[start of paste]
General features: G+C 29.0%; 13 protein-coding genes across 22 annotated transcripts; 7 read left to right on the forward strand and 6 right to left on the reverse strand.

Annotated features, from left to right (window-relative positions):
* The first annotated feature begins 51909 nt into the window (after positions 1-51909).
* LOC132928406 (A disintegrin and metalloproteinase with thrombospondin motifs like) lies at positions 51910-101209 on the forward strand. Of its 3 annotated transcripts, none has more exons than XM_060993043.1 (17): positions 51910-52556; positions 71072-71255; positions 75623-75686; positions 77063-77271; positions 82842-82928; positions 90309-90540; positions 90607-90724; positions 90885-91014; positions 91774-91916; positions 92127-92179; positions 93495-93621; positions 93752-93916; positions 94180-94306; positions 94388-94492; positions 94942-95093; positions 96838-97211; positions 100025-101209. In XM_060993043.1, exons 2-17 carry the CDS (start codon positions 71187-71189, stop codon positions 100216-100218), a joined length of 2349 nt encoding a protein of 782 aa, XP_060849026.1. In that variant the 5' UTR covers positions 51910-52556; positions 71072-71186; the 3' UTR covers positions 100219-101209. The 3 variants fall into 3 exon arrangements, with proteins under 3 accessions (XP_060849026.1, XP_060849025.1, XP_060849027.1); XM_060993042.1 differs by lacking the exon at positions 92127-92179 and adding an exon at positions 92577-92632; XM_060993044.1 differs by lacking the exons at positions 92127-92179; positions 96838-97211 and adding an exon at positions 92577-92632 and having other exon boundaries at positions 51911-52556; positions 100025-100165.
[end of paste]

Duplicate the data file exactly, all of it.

General features: G+C 29.0%; 13 protein-coding genes across 22 annotated transcripts; 7 read left to right on the forward strand and 6 right to left on the reverse strand.

Annotated features, from left to right (window-relative positions):
* The first annotated feature begins 51909 nt into the window (after positions 1-51909).
* LOC132928406 (A disintegrin and metalloproteinase with thrombospondin motifs like) lies at positions 51910-101209 on the forward strand. Of its 3 annotated transcripts, none has more exons than XM_060993043.1 (17): positions 51910-52556; positions 71072-71255; positions 75623-75686; positions 77063-77271; positions 82842-82928; positions 90309-90540; positions 90607-90724; positions 90885-91014; positions 91774-91916; positions 92127-92179; positions 93495-93621; positions 93752-93916; positions 94180-94306; positions 94388-94492; positions 94942-95093; positions 96838-97211; positions 100025-101209. In XM_060993043.1, exons 2-17 carry the CDS (start codon positions 71187-71189, stop codon positions 100216-100218), a joined length of 2349 nt encoding a protein of 782 aa, XP_060849026.1. In that variant the 5' UTR covers positions 51910-52556; positions 71072-71186; the 3' UTR covers positions 100219-101209. The 3 variants fall into 3 exon arrangements, with proteins under 3 accessions (XP_060849026.1, XP_060849025.1, XP_060849027.1); XM_060993042.1 differs by lacking the exon at positions 92127-92179 and adding an exon at positions 92577-92632; XM_060993044.1 differs by lacking the exons at positions 92127-92179; positions 96838-97211 and adding an exon at positions 92577-92632 and having other exon boundaries at positions 51911-52556; positions 100025-100165.